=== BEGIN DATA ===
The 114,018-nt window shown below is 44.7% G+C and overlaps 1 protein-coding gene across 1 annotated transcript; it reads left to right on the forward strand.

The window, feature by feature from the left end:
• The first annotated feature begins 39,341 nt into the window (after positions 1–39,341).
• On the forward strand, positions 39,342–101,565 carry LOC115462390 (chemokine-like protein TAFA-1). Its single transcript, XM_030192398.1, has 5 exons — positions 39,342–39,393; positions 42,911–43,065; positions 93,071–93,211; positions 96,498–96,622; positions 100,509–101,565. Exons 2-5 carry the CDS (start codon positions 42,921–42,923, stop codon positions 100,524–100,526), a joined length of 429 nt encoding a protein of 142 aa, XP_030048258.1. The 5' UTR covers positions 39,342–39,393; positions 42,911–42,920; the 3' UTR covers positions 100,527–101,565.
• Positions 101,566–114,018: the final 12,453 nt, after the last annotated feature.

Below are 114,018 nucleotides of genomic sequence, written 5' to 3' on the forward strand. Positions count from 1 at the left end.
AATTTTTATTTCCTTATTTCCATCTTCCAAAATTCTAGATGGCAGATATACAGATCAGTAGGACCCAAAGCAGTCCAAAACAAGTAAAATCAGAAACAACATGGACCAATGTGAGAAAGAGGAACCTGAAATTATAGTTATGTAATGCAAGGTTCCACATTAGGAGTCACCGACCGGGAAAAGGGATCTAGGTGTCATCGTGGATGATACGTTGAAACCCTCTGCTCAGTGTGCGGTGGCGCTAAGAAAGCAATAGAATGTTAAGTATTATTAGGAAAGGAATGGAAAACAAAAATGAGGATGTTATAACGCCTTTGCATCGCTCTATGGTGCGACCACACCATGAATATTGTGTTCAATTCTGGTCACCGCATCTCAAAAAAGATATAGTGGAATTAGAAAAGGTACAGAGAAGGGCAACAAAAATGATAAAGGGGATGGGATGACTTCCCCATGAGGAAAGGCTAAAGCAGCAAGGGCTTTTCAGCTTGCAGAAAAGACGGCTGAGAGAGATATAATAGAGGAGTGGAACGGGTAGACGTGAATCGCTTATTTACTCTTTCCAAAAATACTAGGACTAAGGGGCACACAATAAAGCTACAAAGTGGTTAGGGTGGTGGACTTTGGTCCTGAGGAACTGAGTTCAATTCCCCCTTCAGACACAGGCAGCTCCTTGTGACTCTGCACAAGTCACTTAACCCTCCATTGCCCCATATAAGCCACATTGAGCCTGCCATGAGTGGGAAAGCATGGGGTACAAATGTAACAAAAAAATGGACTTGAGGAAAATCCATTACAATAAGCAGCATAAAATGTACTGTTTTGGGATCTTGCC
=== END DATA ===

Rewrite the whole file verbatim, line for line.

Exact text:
The 114,018-nt window shown below is 44.7% G+C and overlaps 1 protein-coding gene across 1 annotated transcript; it reads left to right on the forward strand.

The window, feature by feature from the left end:
• The first annotated feature begins 39,341 nt into the window (after positions 1–39,341).
• On the forward strand, positions 39,342–101,565 carry LOC115462390 (chemokine-like protein TAFA-1). Its single transcript, XM_030192398.1, has 5 exons — positions 39,342–39,393; positions 42,911–43,065; positions 93,071–93,211; positions 96,498–96,622; positions 100,509–101,565. Exons 2-5 carry the CDS (start codon positions 42,921–42,923, stop codon positions 100,524–100,526), a joined length of 429 nt encoding a protein of 142 aa, XP_030048258.1. The 5' UTR covers positions 39,342–39,393; positions 42,911–42,920; the 3' UTR covers positions 100,527–101,565.
• Positions 101,566–114,018: the final 12,453 nt, after the last annotated feature.

Below are 114,018 nucleotides of genomic sequence, written 5' to 3' on the forward strand. Positions count from 1 at the left end.
AATTTTTATTTCCTTATTTCCATCTTCCAAAATTCTAGATGGCAGATATACAGATCAGTAGGACCCAAAGCAGTCCAAAACAAGTAAAATCAGAAACAACATGGACCAATGTGAGAAAGAGGAACCTGAAATTATAGTTATGTAATGCAAGGTTCCACATTAGGAGTCACCGACCGGGAAAAGGGATCTAGGTGTCATCGTGGATGATACGTTGAAACCCTCTGCTCAGTGTGCGGTGGCGCTAAGAAAGCAATAGAATGTTAAGTATTATTAGGAAAGGAATGGAAAACAAAAATGAGGATGTTATAACGCCTTTGCATCGCTCTATGGTGCGACCACACCATGAATATTGTGTTCAATTCTGGTCACCGCATCTCAAAAAAGATATAGTGGAATTAGAAAAGGTACAGAGAAGGGCAACAAAAATGATAAAGGGGATGGGATGACTTCCCCATGAGGAAAGGCTAAAGCAGCAAGGGCTTTTCAGCTTGCAGAAAAGACGGCTGAGAGAGATATAATAGAGGAGTGGAACGGGTAGACGTGAATCGCTTATTTACTCTTTCCAAAAATACTAGGACTAAGGGGCACACAATAAAGCTACAAAGTGGTTAGGGTGGTGGACTTTGGTCCTGAGGAACTGAGTTCAATTCCCCCTTCAGACACAGGCAGCTCCTTGTGACTCTGCACAAGTCACTTAACCCTCCATTGCCCCATATAAGCCACATTGAGCCTGCCATGAGTGGGAAAGCATGGGGTACAAATGTAACAAAAAAATGGACTTGAGGAAAATCCATTACAATAAGCAGCATAAAATGTACTGTTTTGGGATCTTGCC